Researchers have come a bit closer to figuring out the primary cause of fibrotic posterior capsular opacification (PCO), an undesirable outcome of cataract surgery. They report a cascade of events triggered by surgical trauma, starting with the transformation of remnant lens epithelial cells (LECs) into signaling centers that promote inflammation.1
And while the researchers haven’t connected all the dots, they speculate that postsurgical inflammation may play a key role in the onset of PCO, which affects a wide range of adults (25%-70% of patients) and nearly 100% of children 10 years after surgery.
Starting with mice. To understand the mechanisms by which ocular trauma results in fibrotic PCO, the researchers surgically removed the lens fiber cells in mice, leaving behind the lens capsule and attached LECs. They then compared the levels of all mRNAs expressed by LECs immediately following surgery and 24 hours later.
While, as expected, many genes associated with fibrosis are upregulated, the researchers’ comparison revealed that LECs robustly activate the innate immune response within hours of cataract surgery.
An unexpected finding. “That lens cells have the capability of becoming signaling centers for ocular inflammation was surprising, because the lens is classically thought of as an immune-privileged site,” said Melinda K. Duncan, PhD, at the University of Delaware in Newark. “But here, lens cells are making huge amounts of cytokines associated with the innate immune system.”
Two implications to consider. First, if the remnant LECs prove to be primary drivers of postsurgical inflammation, they could be targeted to directly reduce this side effect of surgery, Dr. Duncan said. “Second, if we can shut down the inflammatory response by lens epithelial cells, we can test the idea that inflammation is a trigger for fibrotic PCO. If that is the case, inhibiting that inflammation could be an approach to reducing fibrotic PCO.”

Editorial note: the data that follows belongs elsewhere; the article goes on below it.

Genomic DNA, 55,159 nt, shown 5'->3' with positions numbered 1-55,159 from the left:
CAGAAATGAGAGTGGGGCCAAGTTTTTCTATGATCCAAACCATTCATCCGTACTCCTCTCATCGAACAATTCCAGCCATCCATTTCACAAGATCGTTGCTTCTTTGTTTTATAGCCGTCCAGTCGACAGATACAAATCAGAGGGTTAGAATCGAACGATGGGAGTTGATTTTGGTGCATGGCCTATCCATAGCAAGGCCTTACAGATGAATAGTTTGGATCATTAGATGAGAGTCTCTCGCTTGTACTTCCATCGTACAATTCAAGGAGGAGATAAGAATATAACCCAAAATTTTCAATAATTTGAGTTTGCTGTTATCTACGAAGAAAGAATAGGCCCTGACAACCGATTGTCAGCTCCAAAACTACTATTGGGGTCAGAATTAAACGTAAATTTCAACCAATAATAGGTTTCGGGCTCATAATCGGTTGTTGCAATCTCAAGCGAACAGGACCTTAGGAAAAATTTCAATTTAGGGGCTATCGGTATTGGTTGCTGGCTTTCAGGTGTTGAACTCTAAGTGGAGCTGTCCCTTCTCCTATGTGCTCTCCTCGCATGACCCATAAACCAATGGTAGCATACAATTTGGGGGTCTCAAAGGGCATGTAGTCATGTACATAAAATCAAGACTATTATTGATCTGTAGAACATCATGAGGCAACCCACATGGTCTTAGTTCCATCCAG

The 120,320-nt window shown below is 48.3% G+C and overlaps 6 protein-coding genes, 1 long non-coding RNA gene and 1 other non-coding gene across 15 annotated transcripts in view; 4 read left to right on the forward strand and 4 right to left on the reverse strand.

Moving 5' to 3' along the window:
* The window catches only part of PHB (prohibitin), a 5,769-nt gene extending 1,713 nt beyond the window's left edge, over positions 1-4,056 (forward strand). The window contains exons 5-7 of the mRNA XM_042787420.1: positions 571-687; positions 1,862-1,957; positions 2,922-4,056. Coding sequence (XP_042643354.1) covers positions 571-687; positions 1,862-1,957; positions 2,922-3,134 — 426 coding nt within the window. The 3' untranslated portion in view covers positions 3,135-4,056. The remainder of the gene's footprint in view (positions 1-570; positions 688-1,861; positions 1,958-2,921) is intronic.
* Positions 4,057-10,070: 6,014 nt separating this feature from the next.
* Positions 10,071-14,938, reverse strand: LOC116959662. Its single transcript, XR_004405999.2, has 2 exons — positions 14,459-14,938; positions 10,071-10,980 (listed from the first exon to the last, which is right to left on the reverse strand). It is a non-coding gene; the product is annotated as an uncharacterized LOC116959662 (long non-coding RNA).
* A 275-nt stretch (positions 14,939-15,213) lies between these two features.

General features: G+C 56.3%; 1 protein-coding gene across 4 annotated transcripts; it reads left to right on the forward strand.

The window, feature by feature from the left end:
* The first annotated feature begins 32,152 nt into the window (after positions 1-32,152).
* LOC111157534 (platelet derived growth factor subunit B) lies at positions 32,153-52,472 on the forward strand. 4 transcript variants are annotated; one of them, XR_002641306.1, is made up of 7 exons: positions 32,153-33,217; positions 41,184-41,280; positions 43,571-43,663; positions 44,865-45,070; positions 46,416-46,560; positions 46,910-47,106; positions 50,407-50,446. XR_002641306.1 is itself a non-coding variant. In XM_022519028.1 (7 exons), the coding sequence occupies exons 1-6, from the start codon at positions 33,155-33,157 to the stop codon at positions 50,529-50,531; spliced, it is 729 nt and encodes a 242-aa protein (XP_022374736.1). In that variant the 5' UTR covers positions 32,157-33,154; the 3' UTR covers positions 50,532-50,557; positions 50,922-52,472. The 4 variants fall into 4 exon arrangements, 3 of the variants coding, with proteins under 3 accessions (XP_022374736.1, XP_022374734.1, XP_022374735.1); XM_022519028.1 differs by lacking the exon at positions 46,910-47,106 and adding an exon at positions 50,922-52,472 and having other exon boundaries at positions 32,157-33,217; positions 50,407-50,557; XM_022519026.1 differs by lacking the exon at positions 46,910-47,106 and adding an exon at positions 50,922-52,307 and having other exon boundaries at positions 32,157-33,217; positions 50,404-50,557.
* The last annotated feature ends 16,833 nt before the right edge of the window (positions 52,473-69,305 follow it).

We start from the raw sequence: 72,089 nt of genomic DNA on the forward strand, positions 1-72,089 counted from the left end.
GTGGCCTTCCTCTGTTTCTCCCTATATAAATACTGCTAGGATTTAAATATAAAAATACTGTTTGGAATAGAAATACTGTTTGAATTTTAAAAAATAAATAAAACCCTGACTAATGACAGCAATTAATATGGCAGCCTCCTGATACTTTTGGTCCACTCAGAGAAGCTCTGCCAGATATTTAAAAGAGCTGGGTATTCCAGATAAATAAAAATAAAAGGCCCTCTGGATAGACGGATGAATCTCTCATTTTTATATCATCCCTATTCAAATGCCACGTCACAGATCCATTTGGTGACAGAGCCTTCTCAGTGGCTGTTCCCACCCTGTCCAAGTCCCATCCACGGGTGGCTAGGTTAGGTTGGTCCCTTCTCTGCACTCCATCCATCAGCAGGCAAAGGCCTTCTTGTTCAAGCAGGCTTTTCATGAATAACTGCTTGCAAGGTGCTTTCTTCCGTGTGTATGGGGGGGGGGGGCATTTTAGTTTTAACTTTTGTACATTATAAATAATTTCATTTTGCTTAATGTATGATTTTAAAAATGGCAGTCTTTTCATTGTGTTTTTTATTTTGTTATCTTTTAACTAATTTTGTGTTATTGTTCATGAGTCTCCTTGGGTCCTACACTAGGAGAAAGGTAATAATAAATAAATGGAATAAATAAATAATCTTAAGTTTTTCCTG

Up next. The researchers hope to identify the precise mechanism by which surgery induces this process. Their most recent results have shown the likely upstream trigger is a signaling cascade initiated immediately after surgery, leading to the activation of “immediate early response” transcription factors.
“We anticipate that this trigger will involve a receptor that we could anticipate blocking clinically,” Dr. Duncan said. However, she said, researchers are “likely two to five years away” from identifying the relevant pathways. “Our goal is to identify a therapy that could be instilled into the eye during surgery to block this cascade.”
1 Jiang J et al. Invest Ophthalmol Vis Sci. 2018;59(12):4986-4997.
Relevant financial disclosures—Dr. Duncan: None.
For full disclosures and the disclosure key, see below.
Full Financial Disclosures
Dr. Chen Singapore A*STAR Biomedical Research Council: S; Singapore National Research Foundation: S; Singapore Ministry of Education: S; Singapore Ministry of Health: S.
Dr. Duncan NEI: S.
Dr. Eslani None.
Dr. Tam None.
||Consultant fee, paid advisory boards, or fees for attending a meeting.
||Employed by a commercial company.
||Lecture fees or honoraria, travel fees or reimbursements when speaking at the invitation of a commercial company.
||Equity ownership/stock options in publicly or privately traded firms, excluding mutual funds.
||Patents and/or royalties for intellectual property.
||Grant support or other financial support to the investigator from all sources, including research support from government agencies (e.g., NIH), foundations, device manufacturers, and/or pharmaceutical companies.
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